SHANGHAI: Malaysia aims to capture a bigger share of China’s palm oil imports, according to Plantation Industries and Commodities minister Datuk Amar Douglas Uggah Embas.
He said Malaysia currently accounted for 58.8% of the total imports, and the target was to increase the figure to 70%.
“China is Malaysia’s largest export destination for palm oil products, taking up 20.4% of Malaysia’s global exports,” he said when opening the Malaysia-China Palm Oil Trade Fair & Seminar (POTS) here recently.
According to Uggah, palm oil is the second most important oil consumed in China after soybean oil. Last year, palm oil consumption was recorded at 6.3 million tonnes or 17.7% of the vegetable oil consumption.
In the first quarter of the year, Malaysia exported 1.3 million tonnes of palm oil and palm-based products valued at RM3.5mil to China.
The exports to China in 2013 were valued at RM11.3bil.
Uggah said the palm oil trade would have multiplier effects on the growth of other economic sectors to China instead of just benefitting Malaysia.
“It will also contribute to employment in industries associated to the trade. The trade is mutually beneficial to both countries,” he said.
Uggah stressed that the sustainably produced palm oil from Malaysia met Chinese food and safety standards.
He added that the palm-based oleochemicals would also see an increased demand in China due to its rapid industrialisation.
Meanwhile, the Malaysian Palm Oil Council (MPOC) chairman Datuk Lee Yeow Chor, in a press conference said, the Government’s decision to scrap export duty on crude palm oil (CPO) had seen positive result.
“Exports have increased 30% in the first 10 days of September, compared with the corresponding period of the previous month,” he said.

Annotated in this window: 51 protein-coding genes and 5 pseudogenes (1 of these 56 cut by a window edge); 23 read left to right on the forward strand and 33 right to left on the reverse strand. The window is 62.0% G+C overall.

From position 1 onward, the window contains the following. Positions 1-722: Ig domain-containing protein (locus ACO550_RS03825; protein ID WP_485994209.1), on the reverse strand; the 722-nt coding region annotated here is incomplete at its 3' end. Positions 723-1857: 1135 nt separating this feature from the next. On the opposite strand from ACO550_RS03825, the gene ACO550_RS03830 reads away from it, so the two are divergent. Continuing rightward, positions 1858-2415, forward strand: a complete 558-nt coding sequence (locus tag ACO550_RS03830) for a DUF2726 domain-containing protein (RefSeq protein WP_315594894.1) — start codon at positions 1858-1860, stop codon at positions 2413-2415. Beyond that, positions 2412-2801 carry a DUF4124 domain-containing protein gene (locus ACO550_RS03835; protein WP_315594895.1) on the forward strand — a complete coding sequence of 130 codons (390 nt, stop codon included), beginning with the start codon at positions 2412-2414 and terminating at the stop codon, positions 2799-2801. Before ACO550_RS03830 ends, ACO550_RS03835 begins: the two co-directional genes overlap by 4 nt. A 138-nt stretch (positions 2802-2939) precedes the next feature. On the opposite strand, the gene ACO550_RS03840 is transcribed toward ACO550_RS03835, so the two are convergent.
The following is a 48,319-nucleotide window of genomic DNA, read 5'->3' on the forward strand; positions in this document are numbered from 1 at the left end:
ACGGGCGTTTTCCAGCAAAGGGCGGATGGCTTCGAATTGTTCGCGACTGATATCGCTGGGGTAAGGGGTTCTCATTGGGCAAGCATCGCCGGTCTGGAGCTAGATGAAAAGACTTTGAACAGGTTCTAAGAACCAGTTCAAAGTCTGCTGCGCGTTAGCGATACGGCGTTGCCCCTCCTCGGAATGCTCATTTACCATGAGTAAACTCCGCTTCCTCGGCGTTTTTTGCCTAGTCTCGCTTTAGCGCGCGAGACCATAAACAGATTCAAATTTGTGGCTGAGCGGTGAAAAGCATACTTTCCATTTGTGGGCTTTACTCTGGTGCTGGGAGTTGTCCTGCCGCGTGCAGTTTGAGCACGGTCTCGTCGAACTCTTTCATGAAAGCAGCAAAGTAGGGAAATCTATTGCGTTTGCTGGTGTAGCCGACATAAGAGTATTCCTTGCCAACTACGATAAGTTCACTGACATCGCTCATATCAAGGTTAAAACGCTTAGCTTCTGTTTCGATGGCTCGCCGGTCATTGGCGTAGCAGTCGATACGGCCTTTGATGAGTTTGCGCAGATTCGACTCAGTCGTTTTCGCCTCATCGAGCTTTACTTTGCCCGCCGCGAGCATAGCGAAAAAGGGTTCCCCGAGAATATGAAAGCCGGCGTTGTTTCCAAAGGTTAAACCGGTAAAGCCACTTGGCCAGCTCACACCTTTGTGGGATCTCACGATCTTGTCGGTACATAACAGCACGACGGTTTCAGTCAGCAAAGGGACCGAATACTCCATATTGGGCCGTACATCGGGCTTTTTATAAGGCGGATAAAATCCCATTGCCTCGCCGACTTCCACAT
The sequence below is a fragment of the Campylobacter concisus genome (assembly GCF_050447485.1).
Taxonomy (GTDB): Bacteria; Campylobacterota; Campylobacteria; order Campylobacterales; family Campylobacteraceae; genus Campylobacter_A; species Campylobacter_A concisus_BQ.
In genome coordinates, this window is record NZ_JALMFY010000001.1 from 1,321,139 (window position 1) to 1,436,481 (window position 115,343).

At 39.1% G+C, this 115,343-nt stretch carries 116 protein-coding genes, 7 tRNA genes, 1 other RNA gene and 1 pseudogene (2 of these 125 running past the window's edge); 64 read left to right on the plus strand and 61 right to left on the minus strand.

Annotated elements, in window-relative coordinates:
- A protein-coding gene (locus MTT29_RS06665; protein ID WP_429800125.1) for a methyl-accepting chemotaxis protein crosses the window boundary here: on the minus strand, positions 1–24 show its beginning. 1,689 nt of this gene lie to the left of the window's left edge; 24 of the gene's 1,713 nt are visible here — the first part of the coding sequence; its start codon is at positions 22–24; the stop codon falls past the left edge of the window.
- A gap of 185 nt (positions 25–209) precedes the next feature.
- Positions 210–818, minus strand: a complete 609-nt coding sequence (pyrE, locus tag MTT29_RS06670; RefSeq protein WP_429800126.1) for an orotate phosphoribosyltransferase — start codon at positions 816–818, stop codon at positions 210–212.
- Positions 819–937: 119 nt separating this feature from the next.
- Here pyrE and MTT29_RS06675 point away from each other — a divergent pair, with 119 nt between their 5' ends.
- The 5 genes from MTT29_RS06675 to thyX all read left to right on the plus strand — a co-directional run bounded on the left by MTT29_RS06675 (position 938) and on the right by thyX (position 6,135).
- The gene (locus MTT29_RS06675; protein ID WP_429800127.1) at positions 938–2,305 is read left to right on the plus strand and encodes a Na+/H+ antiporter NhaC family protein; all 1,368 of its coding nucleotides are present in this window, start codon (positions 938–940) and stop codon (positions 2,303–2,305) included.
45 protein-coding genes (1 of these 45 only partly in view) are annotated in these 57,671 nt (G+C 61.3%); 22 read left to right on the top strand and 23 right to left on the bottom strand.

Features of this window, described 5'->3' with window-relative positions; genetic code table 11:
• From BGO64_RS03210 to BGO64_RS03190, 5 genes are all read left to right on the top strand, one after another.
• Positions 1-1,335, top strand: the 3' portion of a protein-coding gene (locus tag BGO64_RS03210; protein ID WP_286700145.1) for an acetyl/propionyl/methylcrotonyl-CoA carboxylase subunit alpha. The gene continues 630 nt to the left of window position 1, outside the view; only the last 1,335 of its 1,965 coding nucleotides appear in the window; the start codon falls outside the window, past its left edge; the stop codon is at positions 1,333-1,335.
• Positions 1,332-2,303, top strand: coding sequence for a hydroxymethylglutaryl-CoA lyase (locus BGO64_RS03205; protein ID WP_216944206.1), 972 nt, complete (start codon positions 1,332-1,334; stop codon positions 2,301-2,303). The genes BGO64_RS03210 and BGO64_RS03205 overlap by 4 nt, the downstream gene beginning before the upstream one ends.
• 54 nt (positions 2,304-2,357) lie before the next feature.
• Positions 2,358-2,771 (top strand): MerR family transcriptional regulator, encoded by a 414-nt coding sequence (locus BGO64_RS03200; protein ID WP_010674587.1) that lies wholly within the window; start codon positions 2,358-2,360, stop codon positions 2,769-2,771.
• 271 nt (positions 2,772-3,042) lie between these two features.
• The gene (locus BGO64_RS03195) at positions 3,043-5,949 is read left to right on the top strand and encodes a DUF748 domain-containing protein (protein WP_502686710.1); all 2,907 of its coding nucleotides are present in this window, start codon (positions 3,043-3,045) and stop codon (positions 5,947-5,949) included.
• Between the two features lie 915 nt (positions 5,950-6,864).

The export duty exemption on CPO was imposed for September and October as part of the Government’s effort to mitigate declining CPO prices.
POTS China 2014 themed Malaysian Palm Oil: Managing Challenges, Creating Opportunities” was aimed at providing an insight into the innovations in the use of palm oil, and promoting economic opportunities in palm oil trade.
Organised by MPOC and the Malaysian Palm Oil Board, the event featured a line up of experts to share their views on palm oil as well as the oils and fats industry in China and the world.
In addition, MPOC also hosted a consumer programme in Shanghai to promote the consumption of palm oil.
“Malaysian Palm Oil - Fun Food Lifestyle” was the third of its kind to be held after Pakistan and India. The content of the programme was tailored to suit the consumers in each market.
Lee said the consumer programme event was designed to create more awareness on the usage of palm oil in cooking. “Currently, palm oil is popular among industrial food manufacturers. It is used in the production of cakes, ice cream and instant noodles.”